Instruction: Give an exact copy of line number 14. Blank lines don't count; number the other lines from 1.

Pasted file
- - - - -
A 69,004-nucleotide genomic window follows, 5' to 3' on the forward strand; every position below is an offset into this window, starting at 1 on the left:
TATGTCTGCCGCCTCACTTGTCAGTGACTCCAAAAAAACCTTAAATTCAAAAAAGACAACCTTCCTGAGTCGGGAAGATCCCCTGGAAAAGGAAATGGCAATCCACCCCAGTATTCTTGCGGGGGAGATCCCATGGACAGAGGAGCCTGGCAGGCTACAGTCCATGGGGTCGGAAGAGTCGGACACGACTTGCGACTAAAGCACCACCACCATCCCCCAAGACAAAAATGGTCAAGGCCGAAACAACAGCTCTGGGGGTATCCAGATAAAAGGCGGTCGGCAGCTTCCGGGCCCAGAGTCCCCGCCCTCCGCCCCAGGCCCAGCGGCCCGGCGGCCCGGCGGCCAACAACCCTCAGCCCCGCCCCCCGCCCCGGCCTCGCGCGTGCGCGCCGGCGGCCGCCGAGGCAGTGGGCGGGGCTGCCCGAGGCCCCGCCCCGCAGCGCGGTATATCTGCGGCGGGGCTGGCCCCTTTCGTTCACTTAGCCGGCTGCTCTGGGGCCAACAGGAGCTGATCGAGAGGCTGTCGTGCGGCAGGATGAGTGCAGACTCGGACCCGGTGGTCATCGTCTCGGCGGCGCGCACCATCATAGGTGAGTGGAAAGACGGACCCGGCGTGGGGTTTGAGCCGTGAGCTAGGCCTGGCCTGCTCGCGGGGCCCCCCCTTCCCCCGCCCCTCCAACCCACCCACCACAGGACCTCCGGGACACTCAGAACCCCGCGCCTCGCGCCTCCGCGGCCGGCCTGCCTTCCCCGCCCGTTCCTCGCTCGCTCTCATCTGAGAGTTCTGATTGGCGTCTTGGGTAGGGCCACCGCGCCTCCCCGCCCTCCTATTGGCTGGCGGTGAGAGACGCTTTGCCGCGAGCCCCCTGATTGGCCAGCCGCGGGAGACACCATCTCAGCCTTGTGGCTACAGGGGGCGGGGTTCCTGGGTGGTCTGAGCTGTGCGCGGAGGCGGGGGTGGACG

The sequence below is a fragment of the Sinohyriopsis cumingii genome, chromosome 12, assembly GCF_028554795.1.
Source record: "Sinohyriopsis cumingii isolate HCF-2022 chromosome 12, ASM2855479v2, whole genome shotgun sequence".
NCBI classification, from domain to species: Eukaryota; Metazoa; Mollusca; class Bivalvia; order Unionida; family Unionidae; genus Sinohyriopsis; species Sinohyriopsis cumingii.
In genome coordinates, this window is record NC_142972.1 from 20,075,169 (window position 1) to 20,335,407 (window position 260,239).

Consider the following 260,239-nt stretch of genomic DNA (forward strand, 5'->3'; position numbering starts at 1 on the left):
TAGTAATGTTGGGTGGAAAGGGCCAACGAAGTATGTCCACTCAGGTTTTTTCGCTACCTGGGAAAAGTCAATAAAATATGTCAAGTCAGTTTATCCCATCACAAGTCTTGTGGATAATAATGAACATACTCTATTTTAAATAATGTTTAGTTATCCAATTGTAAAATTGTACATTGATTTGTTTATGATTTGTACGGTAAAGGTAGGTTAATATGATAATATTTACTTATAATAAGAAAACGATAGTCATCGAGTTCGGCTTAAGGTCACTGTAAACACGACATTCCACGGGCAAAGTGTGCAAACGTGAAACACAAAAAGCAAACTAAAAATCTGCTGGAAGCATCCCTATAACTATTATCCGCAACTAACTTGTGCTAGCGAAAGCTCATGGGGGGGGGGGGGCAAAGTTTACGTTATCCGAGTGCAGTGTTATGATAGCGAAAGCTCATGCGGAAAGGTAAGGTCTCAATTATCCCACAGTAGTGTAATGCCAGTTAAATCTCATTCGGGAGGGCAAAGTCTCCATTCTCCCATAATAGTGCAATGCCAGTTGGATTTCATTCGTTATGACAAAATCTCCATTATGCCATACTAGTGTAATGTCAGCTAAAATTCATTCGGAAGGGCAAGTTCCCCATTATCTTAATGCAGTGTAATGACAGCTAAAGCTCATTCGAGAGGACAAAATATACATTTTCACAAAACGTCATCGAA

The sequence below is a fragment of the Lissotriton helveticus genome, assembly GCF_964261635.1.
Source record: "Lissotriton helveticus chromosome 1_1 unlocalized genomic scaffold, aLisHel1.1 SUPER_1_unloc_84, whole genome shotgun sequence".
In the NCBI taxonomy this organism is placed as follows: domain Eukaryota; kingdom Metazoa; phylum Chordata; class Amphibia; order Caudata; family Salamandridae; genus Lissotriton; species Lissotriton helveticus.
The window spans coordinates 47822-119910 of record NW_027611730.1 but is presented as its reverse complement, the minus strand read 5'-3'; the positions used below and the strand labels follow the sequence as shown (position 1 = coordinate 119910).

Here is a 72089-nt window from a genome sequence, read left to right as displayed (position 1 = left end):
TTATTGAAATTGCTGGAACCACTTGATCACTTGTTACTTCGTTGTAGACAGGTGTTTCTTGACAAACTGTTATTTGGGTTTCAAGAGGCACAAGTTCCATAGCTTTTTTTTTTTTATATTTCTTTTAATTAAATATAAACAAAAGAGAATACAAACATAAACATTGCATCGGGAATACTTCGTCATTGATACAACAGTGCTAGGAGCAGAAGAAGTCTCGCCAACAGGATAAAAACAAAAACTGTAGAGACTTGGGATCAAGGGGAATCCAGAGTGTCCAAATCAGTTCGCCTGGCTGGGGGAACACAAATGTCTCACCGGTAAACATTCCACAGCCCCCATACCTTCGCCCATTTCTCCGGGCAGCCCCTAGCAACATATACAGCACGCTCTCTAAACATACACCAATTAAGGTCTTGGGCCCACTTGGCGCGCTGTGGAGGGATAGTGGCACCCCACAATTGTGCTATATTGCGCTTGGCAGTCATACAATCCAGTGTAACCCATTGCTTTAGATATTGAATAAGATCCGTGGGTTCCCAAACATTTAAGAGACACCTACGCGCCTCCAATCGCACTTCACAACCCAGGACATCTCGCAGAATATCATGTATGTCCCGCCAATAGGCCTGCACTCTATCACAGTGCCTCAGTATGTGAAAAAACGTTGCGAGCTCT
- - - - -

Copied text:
TTATTGAAATTGCTGGAACCACTTGATCACTTGTTACTTCGTTGTAGACAGGTGTTTCTTGACAAACTGTTATTTGGGTTTCAAGAGGCACAAGTTCCATAGCTTTTTTTTTTTTATATTTCTTTTAATTAAATATAAACAAAAGAGAATACAAACATAAACATTGCATCGGGAATACTTCGTCATTGATACAACAGTGCTAGGAGCAGAAGAAGTCTCGCCAACAGGATAAAAACAAAAACTGTAGAGACTTGGGATCAAGGGGAATCCAGAGTGTCCAAATCAGTTCGCCTGGCTGGGGGAACACAAATGTCTCACCGGTAAACATTCCACAGCCCCCATACCTTCGCCCATTTCTCCGGGCAGCCCCTAGCAACATATACAGCACGCTCTCTAAACATACACCAATTAAGGTCTTGGGCCCACTTGGCGCGCTGTGGAGGGATAGTGGCACCCCACAATTGTGCTATATTGCGCTTGGCAGTCATACAATCCAGTGTAACCCATTGCTTTAGATATTGAATAAGATCCGTGGGTTCCCAAACATTTAAGAGACACCTACGCGCCTCCAATCGCACTTCACAACCCAGGACATCTCGCAGAATATCATGTATGTCCCGCCAATAGGCCTGCACTCTATCACAGTGCCTCAGTATGTGAAAAAACGTTGCGAGCTCT